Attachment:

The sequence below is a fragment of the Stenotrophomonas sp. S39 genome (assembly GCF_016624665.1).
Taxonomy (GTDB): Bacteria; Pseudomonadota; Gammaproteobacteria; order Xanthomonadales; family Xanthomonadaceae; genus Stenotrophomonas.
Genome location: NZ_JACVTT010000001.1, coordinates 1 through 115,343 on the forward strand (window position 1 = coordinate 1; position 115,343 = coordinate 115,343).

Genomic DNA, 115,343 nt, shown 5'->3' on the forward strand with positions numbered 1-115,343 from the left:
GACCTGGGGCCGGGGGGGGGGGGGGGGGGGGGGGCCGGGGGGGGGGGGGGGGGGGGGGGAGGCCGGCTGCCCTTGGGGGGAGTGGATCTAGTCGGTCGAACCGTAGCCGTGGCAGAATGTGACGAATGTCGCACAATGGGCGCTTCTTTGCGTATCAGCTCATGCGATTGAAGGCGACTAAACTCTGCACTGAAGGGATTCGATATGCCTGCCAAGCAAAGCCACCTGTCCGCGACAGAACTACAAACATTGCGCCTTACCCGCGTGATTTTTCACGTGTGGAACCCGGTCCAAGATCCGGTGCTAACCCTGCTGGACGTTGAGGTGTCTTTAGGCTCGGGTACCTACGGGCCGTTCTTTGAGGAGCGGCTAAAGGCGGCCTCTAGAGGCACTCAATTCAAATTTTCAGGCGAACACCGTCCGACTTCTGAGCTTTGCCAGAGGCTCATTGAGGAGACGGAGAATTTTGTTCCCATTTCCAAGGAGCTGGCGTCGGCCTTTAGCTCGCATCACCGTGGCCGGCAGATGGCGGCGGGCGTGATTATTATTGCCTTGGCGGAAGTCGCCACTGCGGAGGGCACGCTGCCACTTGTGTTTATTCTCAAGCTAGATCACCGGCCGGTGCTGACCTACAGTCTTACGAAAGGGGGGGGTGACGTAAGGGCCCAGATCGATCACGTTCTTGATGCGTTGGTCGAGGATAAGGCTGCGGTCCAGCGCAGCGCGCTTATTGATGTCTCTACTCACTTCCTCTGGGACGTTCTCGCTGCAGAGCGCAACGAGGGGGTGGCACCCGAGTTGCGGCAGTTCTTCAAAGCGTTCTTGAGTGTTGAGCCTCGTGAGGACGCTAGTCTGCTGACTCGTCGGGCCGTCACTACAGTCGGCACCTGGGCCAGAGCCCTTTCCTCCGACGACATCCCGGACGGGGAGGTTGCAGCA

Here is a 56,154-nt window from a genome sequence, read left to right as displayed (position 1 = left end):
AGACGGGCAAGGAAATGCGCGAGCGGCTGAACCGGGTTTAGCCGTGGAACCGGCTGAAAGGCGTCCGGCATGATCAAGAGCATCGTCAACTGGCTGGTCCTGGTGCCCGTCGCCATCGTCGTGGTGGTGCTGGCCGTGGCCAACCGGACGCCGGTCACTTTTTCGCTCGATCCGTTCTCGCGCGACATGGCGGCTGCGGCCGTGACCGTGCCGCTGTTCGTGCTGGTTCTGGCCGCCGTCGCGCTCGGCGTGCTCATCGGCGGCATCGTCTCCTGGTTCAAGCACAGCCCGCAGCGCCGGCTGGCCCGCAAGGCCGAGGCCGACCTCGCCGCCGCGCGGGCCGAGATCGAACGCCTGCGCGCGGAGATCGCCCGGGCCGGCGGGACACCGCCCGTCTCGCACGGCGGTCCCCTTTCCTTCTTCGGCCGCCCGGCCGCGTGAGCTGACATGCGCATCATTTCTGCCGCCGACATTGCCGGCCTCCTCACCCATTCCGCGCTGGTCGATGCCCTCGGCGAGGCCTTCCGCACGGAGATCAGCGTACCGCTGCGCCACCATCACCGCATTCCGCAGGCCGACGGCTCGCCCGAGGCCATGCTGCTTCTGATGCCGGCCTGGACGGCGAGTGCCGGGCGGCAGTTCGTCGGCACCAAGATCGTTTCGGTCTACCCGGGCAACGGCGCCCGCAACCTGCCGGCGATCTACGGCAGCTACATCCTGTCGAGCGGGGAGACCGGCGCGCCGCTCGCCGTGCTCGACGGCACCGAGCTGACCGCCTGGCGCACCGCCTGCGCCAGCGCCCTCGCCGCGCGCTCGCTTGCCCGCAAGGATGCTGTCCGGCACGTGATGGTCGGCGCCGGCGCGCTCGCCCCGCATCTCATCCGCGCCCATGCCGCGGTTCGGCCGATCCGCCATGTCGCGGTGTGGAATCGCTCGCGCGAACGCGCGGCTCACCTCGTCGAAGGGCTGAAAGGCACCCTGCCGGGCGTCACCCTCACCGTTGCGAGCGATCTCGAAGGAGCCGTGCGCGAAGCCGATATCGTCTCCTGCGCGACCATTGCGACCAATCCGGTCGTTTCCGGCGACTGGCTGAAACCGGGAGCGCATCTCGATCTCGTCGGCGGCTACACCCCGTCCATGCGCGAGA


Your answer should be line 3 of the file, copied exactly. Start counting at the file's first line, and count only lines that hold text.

Genome location: NZ_JACVTT010000001.1, coordinates 1 through 115,343 on the forward strand (window position 1 = coordinate 1; position 115,343 = coordinate 115,343).